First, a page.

The treatment of the Australian Aborigines, the disrespect for and destruction of their culture, is in my view marks the worst aspect of European colonisation. It was a brutal destruction. I think there is nothing more emblematic of the destruction of the culture than the stealing of Aboriginal children form their parents, a process that was undertaken in Australia for 100 years from 1869 -1969 as part of the policy of Australian Governments.
Despite it all this, below is the last piece a visitor reads before leaving the centre.
Edmund and his brother were most likely part of this dispossession as they successfully farmed their land. Young Irish convicts themselves stolen from their family and land, having been driven to stealing by the famine and the seizing of crops and livestock by the English overlords . Transported from their homeland that had been struck by famine and forced on a long dangerous voyage to the hot dry strange land.
They also pined for home. The Tipperary School in York an example of the Irish calling out to home.
But for Edmund, his wife Bridget and family, success in farming wasn’t enough and when in 1887 gold was found nearly 300 km west of York followed the gold rush to the new settlement of Southern Cross. In Southern Cross there is a monument to the pioneers. The Shovel and Pick representing the miners and the Scythe and Rake representing the farmers.
In moving to Southern Cross they really did start a new life. Edmund changed his name to Edward and claimed to be 10 years younger than his age. Why he did this is unclear. Whether it was to escape his convict past or to make himself available for a position suitable for a younger man or some other reason, Im left to guess. Its a sign of the times that a man who was prominent in society could make such a change.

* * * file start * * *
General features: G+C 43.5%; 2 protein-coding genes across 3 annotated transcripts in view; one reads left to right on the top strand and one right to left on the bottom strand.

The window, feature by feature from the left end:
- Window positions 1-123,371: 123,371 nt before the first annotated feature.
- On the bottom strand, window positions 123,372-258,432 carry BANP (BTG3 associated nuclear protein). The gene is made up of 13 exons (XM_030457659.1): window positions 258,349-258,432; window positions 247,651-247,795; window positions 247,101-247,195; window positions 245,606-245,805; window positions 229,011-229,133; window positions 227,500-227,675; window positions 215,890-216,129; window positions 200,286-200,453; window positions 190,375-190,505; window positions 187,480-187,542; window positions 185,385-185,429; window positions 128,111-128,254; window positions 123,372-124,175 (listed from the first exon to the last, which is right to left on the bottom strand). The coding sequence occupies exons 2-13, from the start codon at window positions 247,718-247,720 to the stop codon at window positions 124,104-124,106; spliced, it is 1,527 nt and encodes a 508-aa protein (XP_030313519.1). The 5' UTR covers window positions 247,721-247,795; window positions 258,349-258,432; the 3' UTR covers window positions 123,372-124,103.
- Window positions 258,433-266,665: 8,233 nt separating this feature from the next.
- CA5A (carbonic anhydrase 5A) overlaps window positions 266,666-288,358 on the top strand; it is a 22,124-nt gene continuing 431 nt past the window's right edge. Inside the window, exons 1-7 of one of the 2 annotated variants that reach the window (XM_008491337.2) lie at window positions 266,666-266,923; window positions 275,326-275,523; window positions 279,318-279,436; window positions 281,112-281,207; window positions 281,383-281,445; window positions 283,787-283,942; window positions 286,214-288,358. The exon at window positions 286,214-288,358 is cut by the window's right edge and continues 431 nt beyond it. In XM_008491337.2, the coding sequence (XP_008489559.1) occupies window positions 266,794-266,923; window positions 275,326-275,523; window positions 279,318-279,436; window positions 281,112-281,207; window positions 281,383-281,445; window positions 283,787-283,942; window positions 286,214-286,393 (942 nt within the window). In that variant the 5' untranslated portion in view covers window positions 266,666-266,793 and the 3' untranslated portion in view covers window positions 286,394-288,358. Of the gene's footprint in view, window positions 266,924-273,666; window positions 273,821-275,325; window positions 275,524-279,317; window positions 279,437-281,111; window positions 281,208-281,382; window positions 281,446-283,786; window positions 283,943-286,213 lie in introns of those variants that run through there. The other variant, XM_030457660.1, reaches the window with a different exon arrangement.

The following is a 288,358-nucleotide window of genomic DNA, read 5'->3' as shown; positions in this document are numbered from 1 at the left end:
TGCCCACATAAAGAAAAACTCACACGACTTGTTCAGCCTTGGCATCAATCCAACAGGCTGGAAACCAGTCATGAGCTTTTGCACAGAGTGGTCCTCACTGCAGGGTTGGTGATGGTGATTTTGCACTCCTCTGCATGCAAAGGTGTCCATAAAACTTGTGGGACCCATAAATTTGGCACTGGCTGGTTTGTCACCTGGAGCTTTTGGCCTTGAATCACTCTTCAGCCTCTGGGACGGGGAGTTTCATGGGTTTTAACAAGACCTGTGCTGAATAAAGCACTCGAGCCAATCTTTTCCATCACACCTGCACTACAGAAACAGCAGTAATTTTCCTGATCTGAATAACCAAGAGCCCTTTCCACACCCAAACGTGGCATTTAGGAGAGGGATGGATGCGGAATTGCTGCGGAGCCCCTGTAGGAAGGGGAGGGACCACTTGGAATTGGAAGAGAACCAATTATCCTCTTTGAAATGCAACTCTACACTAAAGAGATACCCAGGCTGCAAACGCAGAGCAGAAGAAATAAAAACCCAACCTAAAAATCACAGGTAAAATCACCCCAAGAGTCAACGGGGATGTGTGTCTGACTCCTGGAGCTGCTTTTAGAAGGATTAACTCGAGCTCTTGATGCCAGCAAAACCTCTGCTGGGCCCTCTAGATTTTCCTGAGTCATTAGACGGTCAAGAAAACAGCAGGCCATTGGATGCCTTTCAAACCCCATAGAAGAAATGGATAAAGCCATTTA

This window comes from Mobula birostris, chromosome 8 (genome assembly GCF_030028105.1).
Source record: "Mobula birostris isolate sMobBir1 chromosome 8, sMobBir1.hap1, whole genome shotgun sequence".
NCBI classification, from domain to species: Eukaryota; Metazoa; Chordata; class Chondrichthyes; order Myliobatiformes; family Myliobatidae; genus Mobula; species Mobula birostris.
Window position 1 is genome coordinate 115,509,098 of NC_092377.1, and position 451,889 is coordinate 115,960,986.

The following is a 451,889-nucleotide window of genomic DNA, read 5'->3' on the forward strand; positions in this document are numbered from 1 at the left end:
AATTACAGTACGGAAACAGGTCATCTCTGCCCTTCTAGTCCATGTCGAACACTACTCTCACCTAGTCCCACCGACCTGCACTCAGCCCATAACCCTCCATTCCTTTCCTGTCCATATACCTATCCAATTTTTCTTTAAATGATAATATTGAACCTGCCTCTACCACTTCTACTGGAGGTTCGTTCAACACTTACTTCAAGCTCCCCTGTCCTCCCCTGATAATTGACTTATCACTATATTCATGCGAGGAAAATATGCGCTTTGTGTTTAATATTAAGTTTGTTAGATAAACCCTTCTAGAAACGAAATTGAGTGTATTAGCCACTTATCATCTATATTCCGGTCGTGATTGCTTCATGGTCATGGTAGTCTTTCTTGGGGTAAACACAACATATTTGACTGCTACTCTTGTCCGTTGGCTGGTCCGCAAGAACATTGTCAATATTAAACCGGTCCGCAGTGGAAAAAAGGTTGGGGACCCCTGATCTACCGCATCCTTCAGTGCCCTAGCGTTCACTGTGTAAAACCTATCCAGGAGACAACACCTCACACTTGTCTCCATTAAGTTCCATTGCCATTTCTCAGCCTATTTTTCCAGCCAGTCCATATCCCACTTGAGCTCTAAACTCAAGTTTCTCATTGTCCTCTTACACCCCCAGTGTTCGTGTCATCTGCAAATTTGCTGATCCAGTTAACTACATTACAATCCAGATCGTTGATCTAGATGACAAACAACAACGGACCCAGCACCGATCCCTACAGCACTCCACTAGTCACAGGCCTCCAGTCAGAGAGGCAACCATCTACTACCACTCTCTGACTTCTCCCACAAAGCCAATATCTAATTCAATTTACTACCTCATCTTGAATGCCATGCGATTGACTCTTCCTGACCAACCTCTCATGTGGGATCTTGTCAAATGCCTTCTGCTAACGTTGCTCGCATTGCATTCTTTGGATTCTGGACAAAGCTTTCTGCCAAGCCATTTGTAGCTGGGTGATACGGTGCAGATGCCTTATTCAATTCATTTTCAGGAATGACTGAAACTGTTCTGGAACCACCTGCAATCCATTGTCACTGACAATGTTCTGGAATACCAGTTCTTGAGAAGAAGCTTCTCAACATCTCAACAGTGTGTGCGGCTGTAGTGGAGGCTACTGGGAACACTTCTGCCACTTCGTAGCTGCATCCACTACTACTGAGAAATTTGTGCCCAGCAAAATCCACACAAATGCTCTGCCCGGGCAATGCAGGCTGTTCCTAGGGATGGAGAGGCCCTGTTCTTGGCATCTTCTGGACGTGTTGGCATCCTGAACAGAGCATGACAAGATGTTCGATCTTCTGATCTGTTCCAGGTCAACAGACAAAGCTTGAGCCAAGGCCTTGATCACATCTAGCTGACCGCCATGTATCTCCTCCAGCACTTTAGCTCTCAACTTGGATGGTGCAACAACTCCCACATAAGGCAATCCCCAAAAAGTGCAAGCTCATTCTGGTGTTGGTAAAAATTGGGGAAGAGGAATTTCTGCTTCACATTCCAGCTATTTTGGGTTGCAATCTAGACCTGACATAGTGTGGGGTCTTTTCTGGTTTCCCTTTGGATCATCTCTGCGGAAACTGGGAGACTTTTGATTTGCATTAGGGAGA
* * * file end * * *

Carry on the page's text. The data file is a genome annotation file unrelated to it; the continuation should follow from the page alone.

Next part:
Edward lived in Southern Cross until his passing on 24 April 1895 at the reported aged of 55. (but he was born in Ireland in 1830 so really 65). On the edge of Southern Cross there is a list of those who were buried in the original cemetery (now destroyed)
In the Southern Cross Museum I found a transcript of Edmund/Edward’s obituary which had been posted in the Southern Cross Herald. It states he was ‘one of the first residents of the town’, ‘was held in high esteem’ and ‘was a former resident of York’.
But the family had contracted gold fever and following Edmunds death Bridget and her two youngest children, Patrick (My Grandfather) and Michael with their families headed further east, to the edge of the desert, chasing gold that had been found in and around Kalgoorlie. That’s a tale for another time.
In my journey through Australia last year I was determined to make myself open to Australian Aboriginal culture and through that make my own connection to the land. It has been an experience that has affected my greatly and has allowed me to at least have some understanding of aboriginal connection to the land and how beautiful and powerful that is.
Seeking out my family history at the same time allowed me to feel the longing for their homeland my fore bares felt and to some small extent maybe I do. Maybe its my once ginger hair which is part of the Celtic gene that makes me feel that way.
I have travelled to Ireland twice and will likely return again. On my last visit there, (look for Ireland in the drop down menus) I was in a pub in Bantry. I had just finished a pint of Guinness when another was plonked in front of me. I looked up at the barman and was about to speak when he said – ‘the boss said you have an Irish head on ya, this ones on the house’ – says it all really!